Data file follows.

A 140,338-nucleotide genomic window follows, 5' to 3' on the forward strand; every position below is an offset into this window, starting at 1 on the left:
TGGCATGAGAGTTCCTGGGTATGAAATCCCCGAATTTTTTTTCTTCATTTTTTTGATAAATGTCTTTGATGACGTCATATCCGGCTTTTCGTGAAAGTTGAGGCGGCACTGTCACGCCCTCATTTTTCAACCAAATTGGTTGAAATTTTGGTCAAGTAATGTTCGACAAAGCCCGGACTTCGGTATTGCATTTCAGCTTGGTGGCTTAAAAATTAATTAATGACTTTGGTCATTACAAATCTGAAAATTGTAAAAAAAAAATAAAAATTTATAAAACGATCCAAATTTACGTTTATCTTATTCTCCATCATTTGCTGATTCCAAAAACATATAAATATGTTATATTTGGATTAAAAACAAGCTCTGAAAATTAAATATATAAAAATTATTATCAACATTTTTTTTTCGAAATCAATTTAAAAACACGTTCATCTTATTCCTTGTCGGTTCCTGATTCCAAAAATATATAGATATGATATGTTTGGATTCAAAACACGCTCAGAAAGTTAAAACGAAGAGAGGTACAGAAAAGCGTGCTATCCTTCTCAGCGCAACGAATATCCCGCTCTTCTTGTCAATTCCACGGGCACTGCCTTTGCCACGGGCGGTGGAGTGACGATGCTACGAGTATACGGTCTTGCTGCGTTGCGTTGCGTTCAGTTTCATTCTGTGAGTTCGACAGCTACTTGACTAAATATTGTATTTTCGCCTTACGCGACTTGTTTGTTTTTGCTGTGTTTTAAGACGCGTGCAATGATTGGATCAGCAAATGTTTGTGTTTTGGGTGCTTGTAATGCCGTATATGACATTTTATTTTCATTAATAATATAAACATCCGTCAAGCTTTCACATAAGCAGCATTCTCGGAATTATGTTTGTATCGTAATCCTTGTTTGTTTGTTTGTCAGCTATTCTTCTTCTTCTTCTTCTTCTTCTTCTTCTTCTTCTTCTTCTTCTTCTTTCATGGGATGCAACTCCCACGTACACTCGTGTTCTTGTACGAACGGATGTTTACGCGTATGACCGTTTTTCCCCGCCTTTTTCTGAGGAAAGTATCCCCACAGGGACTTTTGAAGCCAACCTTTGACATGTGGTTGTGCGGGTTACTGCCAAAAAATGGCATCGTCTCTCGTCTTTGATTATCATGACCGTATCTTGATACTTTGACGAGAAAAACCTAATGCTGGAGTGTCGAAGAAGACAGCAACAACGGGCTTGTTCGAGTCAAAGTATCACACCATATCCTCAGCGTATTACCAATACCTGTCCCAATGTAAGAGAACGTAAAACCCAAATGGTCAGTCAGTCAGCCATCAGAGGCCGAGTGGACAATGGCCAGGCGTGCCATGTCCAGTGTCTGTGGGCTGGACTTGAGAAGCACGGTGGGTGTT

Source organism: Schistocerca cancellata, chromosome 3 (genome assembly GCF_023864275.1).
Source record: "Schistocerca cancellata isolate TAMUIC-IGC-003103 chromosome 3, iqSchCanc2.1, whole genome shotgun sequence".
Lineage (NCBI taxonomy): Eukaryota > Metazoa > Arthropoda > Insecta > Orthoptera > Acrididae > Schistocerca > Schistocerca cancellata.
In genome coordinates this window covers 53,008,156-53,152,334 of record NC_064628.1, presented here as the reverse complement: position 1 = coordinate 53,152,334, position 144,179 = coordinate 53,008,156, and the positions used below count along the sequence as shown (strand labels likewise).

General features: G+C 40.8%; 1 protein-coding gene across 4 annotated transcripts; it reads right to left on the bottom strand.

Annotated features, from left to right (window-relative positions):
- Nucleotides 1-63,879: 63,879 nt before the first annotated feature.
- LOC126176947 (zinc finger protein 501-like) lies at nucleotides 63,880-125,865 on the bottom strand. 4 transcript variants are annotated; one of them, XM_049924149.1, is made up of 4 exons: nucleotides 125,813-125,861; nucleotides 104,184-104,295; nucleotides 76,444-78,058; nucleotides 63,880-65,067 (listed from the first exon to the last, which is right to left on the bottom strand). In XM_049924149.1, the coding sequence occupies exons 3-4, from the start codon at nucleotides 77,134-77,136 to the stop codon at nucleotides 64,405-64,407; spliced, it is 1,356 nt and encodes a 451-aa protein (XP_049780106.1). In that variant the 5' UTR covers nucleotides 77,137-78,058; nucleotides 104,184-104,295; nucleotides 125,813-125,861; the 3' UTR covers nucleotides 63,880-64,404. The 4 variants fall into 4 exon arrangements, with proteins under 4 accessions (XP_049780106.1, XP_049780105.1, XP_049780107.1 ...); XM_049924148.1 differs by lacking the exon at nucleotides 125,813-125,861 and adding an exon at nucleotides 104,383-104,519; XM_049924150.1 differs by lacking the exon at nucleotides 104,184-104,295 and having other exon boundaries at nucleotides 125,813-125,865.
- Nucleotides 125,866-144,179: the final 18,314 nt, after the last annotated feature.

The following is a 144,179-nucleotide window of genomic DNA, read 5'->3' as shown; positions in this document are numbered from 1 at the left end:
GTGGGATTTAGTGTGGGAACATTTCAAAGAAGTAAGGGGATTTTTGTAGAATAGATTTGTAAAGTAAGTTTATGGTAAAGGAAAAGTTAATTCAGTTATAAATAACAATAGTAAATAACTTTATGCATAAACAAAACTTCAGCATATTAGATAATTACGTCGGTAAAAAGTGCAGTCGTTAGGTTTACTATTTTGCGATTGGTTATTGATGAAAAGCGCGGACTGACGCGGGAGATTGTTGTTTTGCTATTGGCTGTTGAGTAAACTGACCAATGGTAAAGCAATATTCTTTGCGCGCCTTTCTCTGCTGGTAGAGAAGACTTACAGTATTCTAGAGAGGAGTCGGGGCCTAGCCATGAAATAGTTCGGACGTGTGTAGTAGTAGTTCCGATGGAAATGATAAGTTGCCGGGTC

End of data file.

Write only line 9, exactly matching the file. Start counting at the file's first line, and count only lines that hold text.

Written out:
- Nucleotides 1-63,879: 63,879 nt before the first annotated feature.